For McCool Travel’s 156th travel interview, I am happy to introduce you to Anton Diaz of Our Awesome Planet. I met Anton and his wife ...
On most trips, I do not have rental car problems and I bet the same is true for you. Every once in a blue moon, however, I do have an issue with a car rental. Whether it is mechanical, hygienic, or preference, here are 8 rental car problems I have had and what I did to correct those issues.
8 Great Solutions for Rental Car Problems
Reserved Car Not Available
Since almost all of my car rentals are through loyalty programs (reminder that they are FREE to join), I rarely need to visit the counters or speak with agents. I can recall two times since 2000 when I had to visit the counter (not my regular car rental firms) and my reserved car class or category was unavailable. In one instance, my rental car category really was unavailable. I requested a complimentary upgrade and it was granted. The other time, I was offered an upgrade to a Jeep. I asked whether my car was available and was told it was—so the upgrade was a hard sell. I countered the upsell proposal with my own offer, which the agent accepted.
Not Preferred Vehicle
A few times I have not liked the vehicle assigned to me. This usually happens when I rent a car at a location without the loyalty fast pass program. I simply return to the counter and request another vehicle. The only time that did not result in a better car was in Shreveport, Louisiana; the only other available vehicles were even worse. Another time I arrived in Boston during a snowstorm. My assigned car was a full size car but I requested and received a 4WD SUV. For a family vacation, I flew a day early to Key West. The assigned car was too small. The next day, before picking up my family at Miami airport, I traded for a bigger vehicle. The Miami location had a much better selection than the tiny Key West location.
Smelly, Dirty Car
As above, I will request another vehicle, if my assigned car is smelly or not clean. With the fast pass programs, I do not even return to the counter. In the past, I would ask a lot attendant if I can pick another car. Most fast pass programs now offer the amenity of keeping your assigned vehicle or selecting another from the available pool of vehicles. On the few occasions I have found trash in my vehicle after leaving the facility (stuff under the seat, for instance), I let them know when I return the vehicle. Probably half of the time the return agent will give me some discount. One time I found a stack of mail and trash in the trunk. I think I received a 50% discount on that rental after telling the company.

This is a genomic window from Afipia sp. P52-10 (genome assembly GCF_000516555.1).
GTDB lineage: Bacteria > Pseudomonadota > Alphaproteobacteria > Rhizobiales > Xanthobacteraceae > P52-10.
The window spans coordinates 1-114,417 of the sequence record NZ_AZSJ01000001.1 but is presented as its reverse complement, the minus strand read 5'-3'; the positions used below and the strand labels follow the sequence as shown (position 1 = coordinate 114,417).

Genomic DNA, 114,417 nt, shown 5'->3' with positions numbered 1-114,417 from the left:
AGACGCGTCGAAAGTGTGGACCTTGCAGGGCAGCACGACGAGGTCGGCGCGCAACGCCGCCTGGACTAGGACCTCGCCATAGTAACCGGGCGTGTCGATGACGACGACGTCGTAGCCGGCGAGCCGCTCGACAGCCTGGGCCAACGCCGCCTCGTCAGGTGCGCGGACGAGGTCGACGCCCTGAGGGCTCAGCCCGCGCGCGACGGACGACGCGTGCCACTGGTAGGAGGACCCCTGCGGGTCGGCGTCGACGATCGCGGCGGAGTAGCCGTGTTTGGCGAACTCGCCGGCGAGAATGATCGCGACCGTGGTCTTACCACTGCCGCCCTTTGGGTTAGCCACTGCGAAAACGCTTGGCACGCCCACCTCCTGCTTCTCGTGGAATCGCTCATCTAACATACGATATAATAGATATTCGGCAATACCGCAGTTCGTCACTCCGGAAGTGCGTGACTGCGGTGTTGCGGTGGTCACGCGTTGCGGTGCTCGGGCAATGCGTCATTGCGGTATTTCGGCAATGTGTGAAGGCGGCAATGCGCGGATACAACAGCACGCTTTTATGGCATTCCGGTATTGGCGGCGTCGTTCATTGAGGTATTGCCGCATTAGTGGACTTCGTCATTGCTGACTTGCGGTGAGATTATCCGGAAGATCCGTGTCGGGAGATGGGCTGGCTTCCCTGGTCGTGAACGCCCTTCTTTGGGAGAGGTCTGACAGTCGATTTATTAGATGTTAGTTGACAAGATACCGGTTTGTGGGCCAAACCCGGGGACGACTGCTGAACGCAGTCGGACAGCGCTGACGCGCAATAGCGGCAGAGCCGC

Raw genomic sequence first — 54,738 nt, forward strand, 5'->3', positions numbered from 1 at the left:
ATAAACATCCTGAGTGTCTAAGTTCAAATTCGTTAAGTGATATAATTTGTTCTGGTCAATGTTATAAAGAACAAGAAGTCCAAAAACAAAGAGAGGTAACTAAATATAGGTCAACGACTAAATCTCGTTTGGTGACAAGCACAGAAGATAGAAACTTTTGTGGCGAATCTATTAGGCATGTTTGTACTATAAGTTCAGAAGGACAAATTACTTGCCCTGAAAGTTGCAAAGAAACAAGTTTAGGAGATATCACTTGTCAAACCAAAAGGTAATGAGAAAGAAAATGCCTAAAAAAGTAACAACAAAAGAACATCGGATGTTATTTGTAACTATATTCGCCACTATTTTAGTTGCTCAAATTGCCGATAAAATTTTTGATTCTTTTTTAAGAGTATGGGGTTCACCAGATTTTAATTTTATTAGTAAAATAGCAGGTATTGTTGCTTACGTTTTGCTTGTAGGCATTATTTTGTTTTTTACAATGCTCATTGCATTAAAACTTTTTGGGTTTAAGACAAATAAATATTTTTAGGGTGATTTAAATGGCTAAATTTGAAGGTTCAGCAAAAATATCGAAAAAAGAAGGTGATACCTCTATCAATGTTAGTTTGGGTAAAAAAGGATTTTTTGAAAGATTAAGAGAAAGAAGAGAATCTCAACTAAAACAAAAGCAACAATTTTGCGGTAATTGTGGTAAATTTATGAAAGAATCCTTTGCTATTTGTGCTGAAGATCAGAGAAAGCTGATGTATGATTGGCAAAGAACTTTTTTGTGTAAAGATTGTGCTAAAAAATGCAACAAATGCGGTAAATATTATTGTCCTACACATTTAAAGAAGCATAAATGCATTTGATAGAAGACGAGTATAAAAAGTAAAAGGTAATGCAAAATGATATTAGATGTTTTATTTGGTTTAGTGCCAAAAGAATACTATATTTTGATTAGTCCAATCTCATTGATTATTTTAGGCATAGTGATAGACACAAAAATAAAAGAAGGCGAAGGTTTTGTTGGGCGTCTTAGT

Now onto the serious rental car problems. I have had two flat tire situations with rental cars. For the first, in Austin Texas, I watched the bat parade and returned to a flat tire. I called the company and they said it would take 2 hours for a service technician to arrive and I was liable for charges. What? I changed the tire (in the dark), went to a station the next morning and paid for repair, and told the agent upon return. The agent comped my bill a day. Yippee. The other flat tire (tyre) was in Ireland, which is notorious (unfortunately) for overcharging for rental car problems. Again, I changed the tire (after my inn called a local mechanic because my car did not have the tire lock key) and had it repaired. I did not say anything upon return and hope the statute of limitations has passed.